Fired Up

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Short takes

Not suitable under 13; parental guidance to 14 (sexual references and behaviour, teenage alcohol use, coarse language)

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This topic contains:

  • overall comments and recommendations
  • details of classification and consumer advice lines for Fired Up
  • a review of Fired Up completed by the Australian Council on Children and the Media (ACCM) on 23 April 2012.

Overall comments and recommendations

Children under 13 Not suitable due to violence, sexual references and behaviour, teenage alcohol use and coarse language.
Children aged 13–14 Parental guidance recommended due to sexual references and behaviour, teenage alcohol use and coarse language.
Children aged 15 and over Ok for this age group.

About the movie

This section contains details about the movie, including its classification by the Australian Government Classification Board and the associated consumer advice lines. Other classification advice (OC) is provided where the Australian film classification is not available.

Name of movie: Fired Up
Classification: M
Consumer advice lines: Coarse language and sexual references
Length: 90 minutes

ACCM review

This review of the movie contains the following information:

A synopsis of the story

High-school buddies Shawn (Nicholas D’Agosto) and Nick (Eric Christian Olson) decide that rather attending the annual summer football camp, they will join the school’s cheerleaders team the “Tigers”. They enlist the aid of Shawn’s sister Poppy (Juliette Goglia) to teach them some basic cheerleading moves and, after a staged display of their newly acquired skills, make it on to the team. However, the head cheerleader Carly (Sarah Roemer) mistrusts the pair, rightly believing them to be there for only one reason: scoring girls.
At cheerleaders camp, Shawn and Nick have no trouble winning the affections of the cheerleaders and make many conquests. While Nick lusts after the camp coach’s wife Diora (Molly Sims), Shawn finds himself becoming seriously attracted to Carly, who after some initial hesitation begins to respond to Shawn.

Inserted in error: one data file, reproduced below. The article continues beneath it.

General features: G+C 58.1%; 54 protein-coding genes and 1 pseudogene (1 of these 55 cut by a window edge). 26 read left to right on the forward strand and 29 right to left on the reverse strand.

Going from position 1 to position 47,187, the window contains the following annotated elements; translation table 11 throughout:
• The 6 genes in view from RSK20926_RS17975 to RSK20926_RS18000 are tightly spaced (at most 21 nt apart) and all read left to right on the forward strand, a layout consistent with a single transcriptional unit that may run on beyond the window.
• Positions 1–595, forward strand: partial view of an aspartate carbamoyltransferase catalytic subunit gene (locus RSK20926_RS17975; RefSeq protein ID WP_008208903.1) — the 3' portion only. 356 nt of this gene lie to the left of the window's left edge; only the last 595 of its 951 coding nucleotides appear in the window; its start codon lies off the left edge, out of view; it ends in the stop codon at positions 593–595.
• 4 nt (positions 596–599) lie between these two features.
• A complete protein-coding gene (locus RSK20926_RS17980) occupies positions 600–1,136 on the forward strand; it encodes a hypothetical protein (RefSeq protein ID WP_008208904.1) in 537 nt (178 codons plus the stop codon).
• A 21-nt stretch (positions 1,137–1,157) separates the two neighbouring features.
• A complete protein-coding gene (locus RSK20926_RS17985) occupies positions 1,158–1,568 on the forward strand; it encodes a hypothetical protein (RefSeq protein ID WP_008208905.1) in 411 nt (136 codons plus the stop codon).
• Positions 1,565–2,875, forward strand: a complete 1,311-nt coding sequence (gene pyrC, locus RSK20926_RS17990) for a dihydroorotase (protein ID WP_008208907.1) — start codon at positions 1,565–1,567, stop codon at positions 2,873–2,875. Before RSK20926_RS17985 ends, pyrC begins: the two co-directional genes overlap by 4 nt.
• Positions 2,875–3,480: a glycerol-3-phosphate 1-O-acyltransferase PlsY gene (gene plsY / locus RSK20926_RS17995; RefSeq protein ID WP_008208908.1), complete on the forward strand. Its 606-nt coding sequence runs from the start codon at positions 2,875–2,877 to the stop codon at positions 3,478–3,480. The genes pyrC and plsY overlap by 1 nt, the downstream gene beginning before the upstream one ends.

Unfortunately for Shawn, Carly’s boyfriend, a pre-med student, who calls himself Dr. Rick (David Walton) arrives on the scene, making it clear that he wants Shawn to stay away from Carly. Dr. Rick steals Nick’s diary which details Shawn and Nick’s plans to abandon cheerleader camp once they have had their fill of cheerleaders and uses the diary to expose them. Carly, who is furious with Shawn for betraying her and the team, orders both Shawn and Nick to leave immediately.
Shawn and Nick then have to work hard to get back into the squad.


Children and adolescents may react adversely at different ages to themes of crime, suicide, drug and alcohol dependence, death, serious illness, family breakdown, death or separation from a parent, animal distress or cruelty to animals, children as victims, natural disasters and racism. Occasionally reviews may also signal themes that some parents may simply wish to know about.

High school football; cheerleaders; teenage sexual behaviour.

Use of violenceinfo

Research shows that children are at risk of learning that violence is an acceptable means of conflict resolution when violence is glamourised, performed by an attractive hero, successful, has few real life consequences, is set in a comic context and / or is mostly perpetrated by male characters with female victims, or by one race against another.

Repeated exposure to violent content can reinforce the message that violence is an acceptable means of conflict resolution. Repeated exposure also increases the risks that children will become desensitised to the use of violence in real life or develop an exaggerated view about the prevalence and likelihood of violence in their own world.

Fired Up contains some slapstick violence and accidental harm. Examples include:

  • A football coach yells at Shawn and Nick in a hostile and threatening manner; using a number of obscenities.
  • At a beach party a teenage boy falls into a camp fire and his sleeve catches on fire. A second boy tackles the boy to the ground and puts out his burning sleeve. Both boys appear uninjured. 
  • A cheerleader is thrown high into the air and falls heavily onto the ground. She is uninjured.
  • Nick, in jest, hits Shawn over the head several times with a heavy book.
  • A cheerleader says that she wants to “cut” a cheerleader from a rival team.
  • A group of teenage boys throw raw hamburger meat at each other during a fight.